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Efa Etoroma, Jr. is a Los Angeles-based professional drummer, composer, and educator who is known for his stylistic versatility, expressive creativity, and his deep musical instincts. He performs and/or records with a variety artists including Moonchild, Sneakout, Ellen Doty, Bennie Maupin, A La Mer, BRNSTRM, The Writers’ Guild, and Sensae. In addition, Efa Jr. serves on the drum set faculty at the Musician’s Institute in Hollywood, California and teaches songwriting and music production at Citystage LA. Efa Jr. uses Yamaha Drums, Paiste Cymbals, Promark Sticks, Humes and Berg Cases, and Remo Drumheads, exclusively.

Patrick McGuire is a writer, musician and human man. He lives nowhere in particular, creates music under the name Straight White Teeth, and has a great affinity for dogs and putting his hands in his pockets.

Patrick McGuire is a writer, musician and human man. He lives nowhere in particular, creates music under the name Straight White Teeth, and has a great affinity for dogs and putting his hands in his pockets.

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I’m hardly the first person to want to hear how Bach sounds over a groove from the African diaspora. Django Reinhardt recorded a similar idea back in 1937.

He knows how many kids his listener has. He knows where his listener lives. He knows what the weather is doing in her town! He goes on to say, “Sometimes my music editor says to me, ‘What do you think? Do you think Doris will like this one?’”

John Entwistle almost didn’t make this list, by virtue of being, well, too good. There are so many great Who songs to choose from, but one melody that tends to stick in my head is the pentatonic major run heard behind the “I tip my hat” refrain in this song. The riff starts at the relative minor and runs down to the root, hitting all five notes of the scale. It’s a simple sequence, but I’ve noticed that scalar walk-downs to the root pretty much always sound good on the bass. (For example, check out the choruses of the Beatles’ “Helter Skelter” and Kiss’ “Shout It Out Loud”). Entwistle repeats this motif several times throughout the chorus with slight variations that keep it continually compelling.

For many of us in the English-speaking world, the Middle East remains a mysterious and misunderstood place. For those of us who love music, exploring artists from a different region can be a way to deepen our understanding and make the world seem a bit bigger and more expansive when it starts to feel small and repetitive.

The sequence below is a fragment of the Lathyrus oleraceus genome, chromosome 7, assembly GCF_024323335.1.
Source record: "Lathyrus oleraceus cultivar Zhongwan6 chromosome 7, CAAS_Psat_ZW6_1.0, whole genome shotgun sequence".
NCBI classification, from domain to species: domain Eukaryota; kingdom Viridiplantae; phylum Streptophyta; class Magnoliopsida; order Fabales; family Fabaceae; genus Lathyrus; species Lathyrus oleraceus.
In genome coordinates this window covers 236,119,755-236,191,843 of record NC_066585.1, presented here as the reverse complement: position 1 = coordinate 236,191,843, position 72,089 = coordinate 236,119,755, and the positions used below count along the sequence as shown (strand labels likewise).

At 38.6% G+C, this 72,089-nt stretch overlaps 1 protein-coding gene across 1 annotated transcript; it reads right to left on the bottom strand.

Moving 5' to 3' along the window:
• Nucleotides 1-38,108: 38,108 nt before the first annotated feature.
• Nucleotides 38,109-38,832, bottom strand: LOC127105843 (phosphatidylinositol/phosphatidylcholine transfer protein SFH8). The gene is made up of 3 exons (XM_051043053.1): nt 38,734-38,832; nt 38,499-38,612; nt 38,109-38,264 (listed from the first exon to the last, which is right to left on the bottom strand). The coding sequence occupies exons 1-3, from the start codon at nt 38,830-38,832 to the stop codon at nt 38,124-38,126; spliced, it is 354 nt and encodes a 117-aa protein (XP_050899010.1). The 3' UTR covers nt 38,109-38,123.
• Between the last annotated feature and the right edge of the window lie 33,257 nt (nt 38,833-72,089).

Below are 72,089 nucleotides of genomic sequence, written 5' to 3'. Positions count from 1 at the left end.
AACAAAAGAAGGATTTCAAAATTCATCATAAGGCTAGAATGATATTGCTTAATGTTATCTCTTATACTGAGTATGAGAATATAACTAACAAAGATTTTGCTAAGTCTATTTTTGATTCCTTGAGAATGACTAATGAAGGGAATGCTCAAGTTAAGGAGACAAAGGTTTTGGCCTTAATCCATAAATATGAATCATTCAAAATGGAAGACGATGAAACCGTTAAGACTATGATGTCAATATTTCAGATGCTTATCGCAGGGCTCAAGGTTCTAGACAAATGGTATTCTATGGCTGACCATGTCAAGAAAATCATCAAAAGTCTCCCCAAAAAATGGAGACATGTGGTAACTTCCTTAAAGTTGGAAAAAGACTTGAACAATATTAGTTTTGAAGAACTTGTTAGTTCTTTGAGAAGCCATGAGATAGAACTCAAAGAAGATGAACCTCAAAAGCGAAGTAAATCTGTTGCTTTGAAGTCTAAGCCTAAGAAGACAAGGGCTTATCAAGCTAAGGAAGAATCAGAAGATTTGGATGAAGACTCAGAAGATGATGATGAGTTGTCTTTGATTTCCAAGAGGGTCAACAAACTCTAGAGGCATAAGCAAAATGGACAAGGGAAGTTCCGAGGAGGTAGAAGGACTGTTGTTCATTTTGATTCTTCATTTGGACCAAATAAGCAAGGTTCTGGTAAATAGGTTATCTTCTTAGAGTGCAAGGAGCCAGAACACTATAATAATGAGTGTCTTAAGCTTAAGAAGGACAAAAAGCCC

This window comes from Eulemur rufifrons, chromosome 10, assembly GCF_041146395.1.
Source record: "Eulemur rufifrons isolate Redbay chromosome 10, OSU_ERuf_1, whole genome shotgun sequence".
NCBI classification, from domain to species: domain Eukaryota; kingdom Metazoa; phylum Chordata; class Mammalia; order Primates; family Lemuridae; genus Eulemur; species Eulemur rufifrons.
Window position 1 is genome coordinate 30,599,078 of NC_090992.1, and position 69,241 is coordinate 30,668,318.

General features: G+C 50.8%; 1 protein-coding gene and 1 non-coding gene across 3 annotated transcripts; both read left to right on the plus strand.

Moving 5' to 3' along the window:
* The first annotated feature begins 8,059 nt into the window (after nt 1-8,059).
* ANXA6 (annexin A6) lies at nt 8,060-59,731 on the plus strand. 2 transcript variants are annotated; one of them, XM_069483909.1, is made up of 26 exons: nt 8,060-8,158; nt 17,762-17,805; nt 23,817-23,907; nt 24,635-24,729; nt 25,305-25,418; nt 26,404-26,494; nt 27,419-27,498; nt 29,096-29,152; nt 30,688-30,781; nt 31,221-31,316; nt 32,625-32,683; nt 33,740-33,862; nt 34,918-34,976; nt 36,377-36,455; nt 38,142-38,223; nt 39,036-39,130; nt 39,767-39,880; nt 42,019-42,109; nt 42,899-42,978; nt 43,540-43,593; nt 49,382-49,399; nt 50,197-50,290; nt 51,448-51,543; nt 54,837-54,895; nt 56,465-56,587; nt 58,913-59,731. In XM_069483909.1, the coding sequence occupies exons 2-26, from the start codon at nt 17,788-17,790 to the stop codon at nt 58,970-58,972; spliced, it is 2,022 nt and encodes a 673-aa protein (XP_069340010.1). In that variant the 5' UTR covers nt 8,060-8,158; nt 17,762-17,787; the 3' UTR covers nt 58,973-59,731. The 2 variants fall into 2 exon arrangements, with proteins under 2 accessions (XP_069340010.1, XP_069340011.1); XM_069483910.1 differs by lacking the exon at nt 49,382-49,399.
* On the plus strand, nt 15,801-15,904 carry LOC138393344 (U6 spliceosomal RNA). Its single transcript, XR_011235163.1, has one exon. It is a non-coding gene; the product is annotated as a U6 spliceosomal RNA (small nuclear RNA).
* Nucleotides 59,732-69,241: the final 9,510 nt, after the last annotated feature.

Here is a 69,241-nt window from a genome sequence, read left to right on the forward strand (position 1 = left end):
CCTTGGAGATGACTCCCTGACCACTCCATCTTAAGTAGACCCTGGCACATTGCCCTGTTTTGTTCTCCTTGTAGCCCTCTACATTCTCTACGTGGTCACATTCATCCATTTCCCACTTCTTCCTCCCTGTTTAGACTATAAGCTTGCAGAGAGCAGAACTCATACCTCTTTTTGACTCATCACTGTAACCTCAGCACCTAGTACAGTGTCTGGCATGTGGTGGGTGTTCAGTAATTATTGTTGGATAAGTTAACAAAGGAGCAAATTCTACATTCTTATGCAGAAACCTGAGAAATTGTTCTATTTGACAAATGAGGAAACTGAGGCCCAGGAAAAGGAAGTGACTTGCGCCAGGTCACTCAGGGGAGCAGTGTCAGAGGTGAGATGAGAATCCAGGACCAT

That was the beginning of my journey toward understanding the complexity of audio work and, more specifically, about the role of mastering in the recording process. Having performed music live for years and having dabbled in the studio, I understood that both used mixing; but I had never heard of mastering. How is it different than mixing? Why is it needed? Why didn’t my mixing engineer just do that work for us? I went looking for the answers.

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[AC]: “I think the most interesting thing about this is that even participants or listeners who don’t have any musical training show the similar patterns. So in your head, I’m sure you’re not really thinking, ‘How important is that tone?’ You’re giving it a rating based on your gut feeling.”

Ethan Hein is a Doctoral Fellow in Music Education at New York University. He teaches music technology, production and education at NYU and Montclair State University. With the NYU Music Experience Design Lab, Ethan has taken a leadership role in the creation of new technologies for learning and expression, most notably the Groove Pizza. He is the instructor of the free Soundfly course series called Theory for Producers. He maintains a widely-followed and influential blog, and has written for various publications, including Slate, Quartz, and NewMusicBox.

+ Learn more on Soundfly: Create more powerful, emotional experiences in your music with a simple understanding of harmonic theory. Our new, mentor-driven course, Unlocking the Emotional Power of Chords, can help you get there quicker! (*discount code below!)

The aim of this structure is to provide flexibility and depth to help you make big leaps forward in your music or career. Because there’s no pre-established content like there is in our courses, we’ve found this program works best for musicians who fall a bit outside the lines. If you’ve got a specific musical project or goal in mind, if you don’t really want a bunch of tutorials, and especially if you’re in need of a sounding board for professional feedback, this program is definitely for you.